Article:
Pumpkin Spice Latte Pots de Crème
When the leaves begin to turn yellow and red, the sun begins to shine at an angle with clear intensity, and a cool breeze is in the wind my thoughts turn to “I wonder if the espresso stand has pumpkin spice lattes yet”! Silly as that seems I know many people who anxiously anticipates the return of the seasonal latte of choice. So, I was thinking of how to make those pumpkin spice latte ingredients into a dessert.
In the autumn my thoughts bring me back to the beautiful colors of leaf-peeping times touring New England. One cold Vermont day we happened upon a family run sugar shack. We hiked up to the rustic shed where the sap of thirty-plus-year-old maple trees is boiled down into a clear brown syrup. Maple syrup is perfect for pairing with pumpkin and pumpkin pie spices. But not too much syrup, please! I served this dessert to guests at the end of brunch. It was well received. I even noticed some spoon scraping noises as we all tried not to leave a single taste in the ramekins. I might just have to make another batch to savor in place of my afternoon latte and dream of those New England colors!
⅓ cup unsweetened canned pumpkin
1 teaspoon ground cinnamon
¼ teaspoon ground ginger
⅛ teaspoon ground nutmeg
⅛ teaspoon ground allspice
Pinch ground cloves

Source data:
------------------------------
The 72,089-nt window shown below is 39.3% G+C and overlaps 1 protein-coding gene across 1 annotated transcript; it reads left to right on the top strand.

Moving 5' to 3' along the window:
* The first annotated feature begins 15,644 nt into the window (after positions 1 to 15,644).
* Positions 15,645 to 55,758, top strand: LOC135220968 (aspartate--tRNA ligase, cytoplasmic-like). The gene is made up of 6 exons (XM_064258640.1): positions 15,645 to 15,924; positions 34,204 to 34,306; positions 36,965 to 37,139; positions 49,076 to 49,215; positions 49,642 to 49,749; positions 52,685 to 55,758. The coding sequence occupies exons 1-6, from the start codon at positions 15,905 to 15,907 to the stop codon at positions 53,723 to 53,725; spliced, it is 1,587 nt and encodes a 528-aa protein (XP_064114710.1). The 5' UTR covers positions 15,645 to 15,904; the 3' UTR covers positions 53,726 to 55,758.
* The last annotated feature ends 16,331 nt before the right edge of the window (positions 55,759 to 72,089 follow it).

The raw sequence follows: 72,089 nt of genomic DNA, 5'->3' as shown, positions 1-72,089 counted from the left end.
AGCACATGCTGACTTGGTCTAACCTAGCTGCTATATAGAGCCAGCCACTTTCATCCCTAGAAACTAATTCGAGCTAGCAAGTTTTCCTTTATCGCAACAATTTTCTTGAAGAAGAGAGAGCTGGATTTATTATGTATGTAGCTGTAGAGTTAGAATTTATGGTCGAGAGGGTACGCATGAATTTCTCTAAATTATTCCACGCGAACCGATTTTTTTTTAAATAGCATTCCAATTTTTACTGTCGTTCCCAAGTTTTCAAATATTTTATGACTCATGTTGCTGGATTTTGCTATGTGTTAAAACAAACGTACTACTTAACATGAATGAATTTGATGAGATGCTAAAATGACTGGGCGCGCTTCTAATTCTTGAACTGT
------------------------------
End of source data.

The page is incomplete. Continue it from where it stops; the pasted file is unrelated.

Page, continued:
⅛ teaspoon sea salt
½ teaspoon espresso powder
1 teaspoon vanilla extract
¼ cup maple syrup
3 egg yolks, beaten
1 cup heavy cream
¾ cup whole milk
Ground cinnamon for sprinkling on the top
1. Preheat the oven to 300°F.
2. Thoroughly mix the cinnamon, ginger, nutmeg, allspice, cloves, salt, and espresso powder in a mixing bowl. Blend in the canned pumpkin with the vanilla, maple syrup, and beaten egg yolks.
3. In a heavy saucepan bring the cream and milk to a simmer (bubbles barely breaking on the sides of the pan). Remove from the heat and whisk into the pumpkin mixture.
4. Pour the mixture into six six-ounce ramekins. Place in a roasting pan that has been positioned on the center rack of the oven. Add hot tap water to the pan, halfway up sides of ramekins. Cover the pan with foil. Prick holes in the foil with a fork.
5. Bake until the edges are lightly set but still jiggly in the center, about thirty to thirty-five minutes. Transfer the ramekins to a cooling rack and cool completely. Refrigerate at least three hours or overnight before serving.